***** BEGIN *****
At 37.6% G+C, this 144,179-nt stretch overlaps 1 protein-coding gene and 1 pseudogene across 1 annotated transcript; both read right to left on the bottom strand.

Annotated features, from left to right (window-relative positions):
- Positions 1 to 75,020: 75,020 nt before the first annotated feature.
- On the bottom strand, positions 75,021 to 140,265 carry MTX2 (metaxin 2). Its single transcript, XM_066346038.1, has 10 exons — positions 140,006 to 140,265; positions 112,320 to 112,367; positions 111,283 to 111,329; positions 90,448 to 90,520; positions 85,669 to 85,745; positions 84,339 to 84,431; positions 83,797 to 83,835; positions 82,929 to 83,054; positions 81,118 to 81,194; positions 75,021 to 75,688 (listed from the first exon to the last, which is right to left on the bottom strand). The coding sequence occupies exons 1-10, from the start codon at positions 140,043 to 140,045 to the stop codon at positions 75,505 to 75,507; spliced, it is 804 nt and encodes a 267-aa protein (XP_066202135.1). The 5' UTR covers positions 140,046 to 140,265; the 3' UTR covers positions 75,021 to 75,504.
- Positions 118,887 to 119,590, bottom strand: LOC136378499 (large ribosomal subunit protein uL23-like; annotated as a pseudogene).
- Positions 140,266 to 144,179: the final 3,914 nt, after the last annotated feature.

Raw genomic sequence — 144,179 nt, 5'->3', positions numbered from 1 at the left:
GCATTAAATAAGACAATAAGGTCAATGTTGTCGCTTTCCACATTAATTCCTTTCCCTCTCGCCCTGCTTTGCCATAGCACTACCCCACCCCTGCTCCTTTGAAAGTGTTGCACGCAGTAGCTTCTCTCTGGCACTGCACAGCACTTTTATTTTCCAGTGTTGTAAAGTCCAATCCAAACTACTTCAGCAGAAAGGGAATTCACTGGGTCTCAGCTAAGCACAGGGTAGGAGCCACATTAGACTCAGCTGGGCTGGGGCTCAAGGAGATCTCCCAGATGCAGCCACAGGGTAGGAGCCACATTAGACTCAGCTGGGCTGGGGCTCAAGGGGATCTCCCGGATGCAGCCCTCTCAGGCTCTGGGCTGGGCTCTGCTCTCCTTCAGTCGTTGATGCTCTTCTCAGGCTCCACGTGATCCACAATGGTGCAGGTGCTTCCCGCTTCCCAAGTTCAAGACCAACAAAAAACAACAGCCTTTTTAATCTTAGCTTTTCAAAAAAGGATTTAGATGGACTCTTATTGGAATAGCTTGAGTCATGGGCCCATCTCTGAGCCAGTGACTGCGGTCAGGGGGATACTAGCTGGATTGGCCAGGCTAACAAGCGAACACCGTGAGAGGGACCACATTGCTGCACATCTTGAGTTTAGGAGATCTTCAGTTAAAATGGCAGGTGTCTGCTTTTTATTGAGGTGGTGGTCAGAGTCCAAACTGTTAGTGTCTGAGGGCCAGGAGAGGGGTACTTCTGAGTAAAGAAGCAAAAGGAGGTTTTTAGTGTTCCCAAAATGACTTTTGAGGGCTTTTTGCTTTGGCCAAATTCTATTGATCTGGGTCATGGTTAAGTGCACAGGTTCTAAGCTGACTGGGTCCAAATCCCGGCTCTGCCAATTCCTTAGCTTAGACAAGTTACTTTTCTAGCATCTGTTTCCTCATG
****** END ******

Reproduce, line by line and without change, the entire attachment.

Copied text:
At 37.6% G+C, this 144,179-nt stretch overlaps 1 protein-coding gene and 1 pseudogene across 1 annotated transcript; both read right to left on the bottom strand.

Annotated features, from left to right (window-relative positions):
- Positions 1 to 75,020: 75,020 nt before the first annotated feature.
- On the bottom strand, positions 75,021 to 140,265 carry MTX2 (metaxin 2). Its single transcript, XM_066346038.1, has 10 exons — positions 140,006 to 140,265; positions 112,320 to 112,367; positions 111,283 to 111,329; positions 90,448 to 90,520; positions 85,669 to 85,745; positions 84,339 to 84,431; positions 83,797 to 83,835; positions 82,929 to 83,054; positions 81,118 to 81,194; positions 75,021 to 75,688 (listed from the first exon to the last, which is right to left on the bottom strand). The coding sequence occupies exons 1-10, from the start codon at positions 140,043 to 140,045 to the stop codon at positions 75,505 to 75,507; spliced, it is 804 nt and encodes a 267-aa protein (XP_066202135.1). The 5' UTR covers positions 140,046 to 140,265; the 3' UTR covers positions 75,021 to 75,504.
- Positions 118,887 to 119,590, bottom strand: LOC136378499 (large ribosomal subunit protein uL23-like; annotated as a pseudogene).
- Positions 140,266 to 144,179: the final 3,914 nt, after the last annotated feature.

Raw genomic sequence — 144,179 nt, 5'->3', positions numbered from 1 at the left:
GCATTAAATAAGACAATAAGGTCAATGTTGTCGCTTTCCACATTAATTCCTTTCCCTCTCGCCCTGCTTTGCCATAGCACTACCCCACCCCTGCTCCTTTGAAAGTGTTGCACGCAGTAGCTTCTCTCTGGCACTGCACAGCACTTTTATTTTCCAGTGTTGTAAAGTCCAATCCAAACTACTTCAGCAGAAAGGGAATTCACTGGGTCTCAGCTAAGCACAGGGTAGGAGCCACATTAGACTCAGCTGGGCTGGGGCTCAAGGAGATCTCCCAGATGCAGCCACAGGGTAGGAGCCACATTAGACTCAGCTGGGCTGGGGCTCAAGGGGATCTCCCGGATGCAGCCCTCTCAGGCTCTGGGCTGGGCTCTGCTCTCCTTCAGTCGTTGATGCTCTTCTCAGGCTCCACGTGATCCACAATGGTGCAGGTGCTTCCCGCTTCCCAAGTTCAAGACCAACAAAAAACAACAGCCTTTTTAATCTTAGCTTTTCAAAAAAGGATTTAGATGGACTCTTATTGGAATAGCTTGAGTCATGGGCCCATCTCTGAGCCAGTGACTGCGGTCAGGGGGATACTAGCTGGATTGGCCAGGCTAACAAGCGAACACCGTGAGAGGGACCACATTGCTGCACATCTTGAGTTTAGGAGATCTTCAGTTAAAATGGCAGGTGTCTGCTTTTTATTGAGGTGGTGGTCAGAGTCCAAACTGTTAGTGTCTGAGGGCCAGGAGAGGGGTACTTCTGAGTAAAGAAGCAAAAGGAGGTTTTTAGTGTTCCCAAAATGACTTTTGAGGGCTTTTTGCTTTGGCCAAATTCTATTGATCTGGGTCATGGTTAAGTGCACAGGTTCTAAGCTGACTGGGTCCAAATCCCGGCTCTGCCAATTCCTTAGCTTAGACAAGTTACTTTTCTAGCATCTGTTTCCTCATG